While there are plenty of Christmas songs that I admire, there are few that I enjoy, and even fewer to which I would listen outside the month of December. Mostly, for me, holiday songs merge into an aural soup of cheeriness. I’ve toned down my initial response to the tinkly blast since I last approached this subject—no more blunt “I hate Christmas music” declarations—but I’m still no fan.
What follows are my exceptions to the rule, seven songs that bring a smile to my face and a shake to my hips every time they come on the radio. Consider them my Christmas gifts to you. See you in the new year.
1. John Lennon, “Happy Christmas (War Is Over)”
I’ve made my case before (see aforementioned link), so I’ll just quote myself from three years ago: “Like the Beatles’ back catalog, ‘Happy Christmas’ feels ramshackle, from the slightly off-tune kids to the mighty, fuzzy drums to the clang and clutter of the whole arrangement. It sounds like something my friends and I could do on an inspired day. But that melody stays with me, the lyrics are simple but profound, and the musicianship is tight. The Beatles looked like four ordinary boys, and I guess they fooled us into thinking that they were, too. It’s a façade, of course. Their songs are quite lovely, tuneful, catchy, and impossible to replicate. [The song] is the closest Lennon came to recapturing the magic of his former band.”
2. Otis Redding, “Merry Christmas, Baby”
The snowflake-like percussion brings wintry charm to the backbeat, and then there’s the Memphis horns. The key change around 1:40 brings the song into a higher, more joyous register. And then, of course, there’s the best instrument in the song—Otis Redding’s gravelly, sexy voice. Redding’s delivery would make any woman come closer to his Christmas, ahem, fireplace, and half the men, too.
3. Bruce Springsteen, “Santa Claus Is Coming to Town”
This song seems to inspire high-voltage performances—see, also, the Jackson Five’s full-throttle version—but this is the most electric. Springsteen’s live take, with the full E Street Band, is jangly and propulsive in the same vein as the 1960s-era Byrds and mid-1980s R.E.M. The band goofs around and makes it into an arena vaudeville number—an oxymoron?—and the version swells, lulls, and swells back up again until it hit’s a final roar.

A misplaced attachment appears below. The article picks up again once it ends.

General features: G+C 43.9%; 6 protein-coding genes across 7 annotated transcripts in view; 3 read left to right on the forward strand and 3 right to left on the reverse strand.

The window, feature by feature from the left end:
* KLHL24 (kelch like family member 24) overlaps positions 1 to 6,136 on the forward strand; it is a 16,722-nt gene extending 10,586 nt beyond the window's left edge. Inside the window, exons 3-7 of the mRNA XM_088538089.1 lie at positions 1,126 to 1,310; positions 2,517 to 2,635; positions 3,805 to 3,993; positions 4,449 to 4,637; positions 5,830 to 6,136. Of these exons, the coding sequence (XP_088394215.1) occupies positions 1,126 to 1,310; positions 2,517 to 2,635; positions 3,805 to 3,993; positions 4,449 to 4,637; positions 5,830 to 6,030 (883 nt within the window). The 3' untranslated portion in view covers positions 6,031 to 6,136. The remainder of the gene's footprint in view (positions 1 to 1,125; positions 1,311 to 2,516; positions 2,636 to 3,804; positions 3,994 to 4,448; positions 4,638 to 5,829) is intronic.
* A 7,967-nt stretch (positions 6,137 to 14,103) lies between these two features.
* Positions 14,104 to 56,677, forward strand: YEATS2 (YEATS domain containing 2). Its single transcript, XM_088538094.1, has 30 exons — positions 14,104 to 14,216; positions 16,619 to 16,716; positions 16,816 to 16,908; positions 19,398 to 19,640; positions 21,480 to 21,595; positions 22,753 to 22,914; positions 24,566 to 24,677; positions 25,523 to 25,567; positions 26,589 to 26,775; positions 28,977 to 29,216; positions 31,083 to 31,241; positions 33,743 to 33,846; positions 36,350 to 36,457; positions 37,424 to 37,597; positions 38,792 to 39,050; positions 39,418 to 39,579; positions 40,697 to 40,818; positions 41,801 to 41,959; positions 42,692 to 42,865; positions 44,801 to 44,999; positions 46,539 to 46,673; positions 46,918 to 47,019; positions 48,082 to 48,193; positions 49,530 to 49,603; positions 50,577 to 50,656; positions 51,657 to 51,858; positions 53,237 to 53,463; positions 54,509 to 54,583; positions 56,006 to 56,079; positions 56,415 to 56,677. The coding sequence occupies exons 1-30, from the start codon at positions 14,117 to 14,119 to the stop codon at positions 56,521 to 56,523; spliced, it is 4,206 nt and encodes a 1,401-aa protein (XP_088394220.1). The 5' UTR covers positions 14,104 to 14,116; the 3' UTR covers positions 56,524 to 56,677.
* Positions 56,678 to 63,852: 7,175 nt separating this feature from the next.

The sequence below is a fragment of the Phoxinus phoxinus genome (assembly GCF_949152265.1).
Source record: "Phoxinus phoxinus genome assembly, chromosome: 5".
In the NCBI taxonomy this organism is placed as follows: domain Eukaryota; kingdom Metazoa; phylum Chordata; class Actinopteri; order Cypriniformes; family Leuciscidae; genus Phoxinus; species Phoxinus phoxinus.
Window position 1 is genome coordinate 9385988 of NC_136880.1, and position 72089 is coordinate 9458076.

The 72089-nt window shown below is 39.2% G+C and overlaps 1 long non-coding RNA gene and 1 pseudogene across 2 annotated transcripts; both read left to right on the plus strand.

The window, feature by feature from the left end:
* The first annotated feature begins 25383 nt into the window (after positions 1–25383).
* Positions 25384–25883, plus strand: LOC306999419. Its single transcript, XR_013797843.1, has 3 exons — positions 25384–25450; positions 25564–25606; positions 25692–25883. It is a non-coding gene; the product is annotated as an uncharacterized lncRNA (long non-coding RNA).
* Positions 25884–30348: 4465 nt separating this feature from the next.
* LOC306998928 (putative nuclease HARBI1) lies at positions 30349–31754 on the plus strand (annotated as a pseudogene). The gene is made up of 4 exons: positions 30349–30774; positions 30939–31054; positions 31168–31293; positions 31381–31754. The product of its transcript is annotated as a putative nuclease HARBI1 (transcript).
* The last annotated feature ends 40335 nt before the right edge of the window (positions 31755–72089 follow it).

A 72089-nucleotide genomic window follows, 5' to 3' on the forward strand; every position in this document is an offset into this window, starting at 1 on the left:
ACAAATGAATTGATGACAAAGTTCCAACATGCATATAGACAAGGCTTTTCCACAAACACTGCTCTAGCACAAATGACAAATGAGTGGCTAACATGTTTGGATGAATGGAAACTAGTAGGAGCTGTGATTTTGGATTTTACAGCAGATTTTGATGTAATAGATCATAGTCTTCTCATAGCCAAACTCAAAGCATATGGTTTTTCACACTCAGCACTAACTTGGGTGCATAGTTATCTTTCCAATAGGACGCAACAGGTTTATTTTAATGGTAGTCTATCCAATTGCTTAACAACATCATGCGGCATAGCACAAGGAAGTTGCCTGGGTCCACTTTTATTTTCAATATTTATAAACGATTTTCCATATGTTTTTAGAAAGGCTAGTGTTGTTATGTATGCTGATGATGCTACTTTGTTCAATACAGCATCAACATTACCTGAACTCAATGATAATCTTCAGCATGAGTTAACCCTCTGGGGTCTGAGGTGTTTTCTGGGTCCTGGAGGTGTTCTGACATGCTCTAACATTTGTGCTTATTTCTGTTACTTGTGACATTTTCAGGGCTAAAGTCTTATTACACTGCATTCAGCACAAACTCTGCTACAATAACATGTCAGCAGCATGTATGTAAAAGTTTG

4. The Jackson 5, “Up on the Housetop”
The Christmas song as funk and proto-rap, with new lyrics specific to the Jackson boys and those Motown horns, “Up on the Housetop” is so danceable that it makes your feet hurt. Michael’s voice sells that cheesy line about “love and peace for everyone,” and everything else about this, a song hard-strutting enough to be appropriate for a rapper’s key sample.
5. Harry Connick, Jr., “I Pray on Christmas”
Connick’s original earns its place in the Christmas pantheon. It’s got the gospel—listen for that swaying, low “Oh, sweet Jesus” in the background—and the saloon sauciness of New Orleans piano pop of the 1950s and 1960s. “I pray on Christmas, that the Lord will see me through” is the inspirational lyric of Christmas songs, because it acknowledges that the holiday is a time of stress, doubt, and anxiety. (This one’s for La Bella and Lois.)
6. The Temptations, “Rudolph the Red-Nosed Reindeer”
My dad’s favorite group brings Eddie Kendricks’s gorgeous falsetto and Paul Williams’ beautiful baritone together to redeem a song that’s so overplayed and cheesy that it’s hard to endure. Oh, and the Motown funk helps, too.
7. Clarence Carter, “Back Door Santa”
“Daddy, why did you laugh when he said ‘I ain’t like ol’ St. Nick. He don’t come but once a year?” “Well, sweetie, it’s called a double-entendre, and— um, maybe you shouldn’t hear this song.” “But I wanna hear the rest. How does he make all the little girls happy when the boys go away?” “Go to your room.”
8. Run D.M.C., “Christmas in Hollis”
Sampling from #7, Run D.M.C. nevertheless own this original from the opening breakbeat. Santa chills in a Queens park with a reindeer, and it gets funnier from there. Merry Christmas, y’all.
And, as a bonus, Straight No Chaser singing "The 12 Days of Christmas":
All songs will stay active until 31 January 2009.